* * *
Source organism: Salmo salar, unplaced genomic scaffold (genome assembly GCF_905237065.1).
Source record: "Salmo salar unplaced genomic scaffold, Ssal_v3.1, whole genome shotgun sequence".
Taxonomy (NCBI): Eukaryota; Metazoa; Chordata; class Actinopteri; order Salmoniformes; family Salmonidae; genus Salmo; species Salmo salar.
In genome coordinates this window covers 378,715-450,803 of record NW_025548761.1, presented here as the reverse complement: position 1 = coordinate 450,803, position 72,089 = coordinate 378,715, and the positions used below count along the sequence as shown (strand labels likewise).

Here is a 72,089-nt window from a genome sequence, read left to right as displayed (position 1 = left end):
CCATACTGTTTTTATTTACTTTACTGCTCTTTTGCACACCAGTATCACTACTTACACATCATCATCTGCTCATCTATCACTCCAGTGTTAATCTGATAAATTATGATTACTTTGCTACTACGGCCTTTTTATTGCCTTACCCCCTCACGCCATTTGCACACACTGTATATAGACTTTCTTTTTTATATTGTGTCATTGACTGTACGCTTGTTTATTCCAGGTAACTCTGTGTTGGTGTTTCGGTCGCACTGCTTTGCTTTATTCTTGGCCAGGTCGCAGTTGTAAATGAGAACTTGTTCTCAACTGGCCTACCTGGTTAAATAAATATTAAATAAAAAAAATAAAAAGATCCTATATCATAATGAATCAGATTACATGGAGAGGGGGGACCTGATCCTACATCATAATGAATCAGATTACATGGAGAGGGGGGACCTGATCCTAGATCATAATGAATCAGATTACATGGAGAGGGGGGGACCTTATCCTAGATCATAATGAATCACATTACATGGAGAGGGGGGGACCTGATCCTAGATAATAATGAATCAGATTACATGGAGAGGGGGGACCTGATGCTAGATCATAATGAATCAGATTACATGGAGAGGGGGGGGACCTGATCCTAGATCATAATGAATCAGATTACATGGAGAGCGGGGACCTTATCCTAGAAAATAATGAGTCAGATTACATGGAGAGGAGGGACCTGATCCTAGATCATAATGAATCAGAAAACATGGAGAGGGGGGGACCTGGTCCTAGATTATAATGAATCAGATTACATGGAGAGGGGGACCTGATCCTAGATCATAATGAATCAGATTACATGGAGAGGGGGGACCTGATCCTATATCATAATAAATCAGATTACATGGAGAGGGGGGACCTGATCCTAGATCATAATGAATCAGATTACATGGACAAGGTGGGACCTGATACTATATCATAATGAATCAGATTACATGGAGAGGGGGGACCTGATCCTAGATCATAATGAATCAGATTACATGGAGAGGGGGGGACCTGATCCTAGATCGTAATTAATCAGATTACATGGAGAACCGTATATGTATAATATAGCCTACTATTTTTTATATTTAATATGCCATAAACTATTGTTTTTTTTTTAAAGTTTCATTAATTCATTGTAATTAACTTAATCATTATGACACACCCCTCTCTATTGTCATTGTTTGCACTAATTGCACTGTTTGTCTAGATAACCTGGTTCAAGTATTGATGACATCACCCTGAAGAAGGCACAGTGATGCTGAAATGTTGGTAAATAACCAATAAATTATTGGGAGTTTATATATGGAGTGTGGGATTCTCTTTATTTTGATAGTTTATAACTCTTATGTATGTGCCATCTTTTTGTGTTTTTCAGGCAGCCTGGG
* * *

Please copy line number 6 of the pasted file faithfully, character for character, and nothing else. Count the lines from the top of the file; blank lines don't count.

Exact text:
CCATACTGTTTTTATTTACTTTACTGCTCTTTTGCACACCAGTATCACTACTTACACATCATCATCTGCTCATCTATCACTCCAGTGTTAATCTGATAAATTATGATTACTTTGCTACTACGGCCTTTTTATTGCCTTACCCCCTCACGCCATTTGCACACACTGTATATAGACTTTCTTTTTTATATTGTGTCATTGACTGTACGCTTGTTTATTCCAGGTAACTCTGTGTTGGTGTTTCGGTCGCACTGCTTTGCTTTATTCTTGGCCAGGTCGCAGTTGTAAATGAGAACTTGTTCTCAACTGGCCTACCTGGTTAAATAAATATTAAATAAAAAAAATAAAAAGATCCTATATCATAATGAATCAGATTACATGGAGAGGGGGGACCTGATCCTACATCATAATGAATCAGATTACATGGAGAGGGGGGACCTGATCCTAGATCATAATGAATCAGATTACATGGAGAGGGGGGGACCTTATCCTAGATCATAATGAATCACATTACATGGAGAGGGGGGGACCTGATCCTAGATAATAATGAATCAGATTACATGGAGAGGGGGGACCTGATGCTAGATCATAATGAATCAGATTACATGGAGAGGGGGGGGACCTGATCCTAGATCATAATGAATCAGATTACATGGAGAGCGGGGACCTTATCCTAGAAAATAATGAGTCAGATTACATGGAGAGGAGGGACCTGATCCTAGATCATAATGAATCAGAAAACATGGAGAGGGGGGGACCTGGTCCTAGATTATAATGAATCAGATTACATGGAGAGGGGGACCTGATCCTAGATCATAATGAATCAGATTACATGGAGAGGGGGGACCTGATCCTATATCATAATAAATCAGATTACATGGAGAGGGGGGACCTGATCCTAGATCATAATGAATCAGATTACATGGACAAGGTGGGACCTGATACTATATCATAATGAATCAGATTACATGGAGAGGGGGGACCTGATCCTAGATCATAATGAATCAGATTACATGGAGAGGGGGGGACCTGATCCTAGATCGTAATTAATCAGATTACATGGAGAACCGTATATGTATAATATAGCCTACTATTTTTTATATTTAATATGCCATAAACTATTGTTTTTTTTTTAAAGTTTCATTAATTCATTGTAATTAACTTAATCATTATGACACACCCCTCTCTATTGTCATTGTTTGCACTAATTGCACTGTTTGTCTAGATAACCTGGTTCAAGTATTGATGACATCACCCTGAAGAAGGCACAGTGATGCTGAAATGTTGGTAAATAACCAATAAATTATTGGGAGTTTATATATGGAGTGTGGGATTCTCTTTATTTTGATAGTTTATAACTCTTATGTATGTGCCATCTTTTTGTGTTTTTCAGGCAGCCTGGG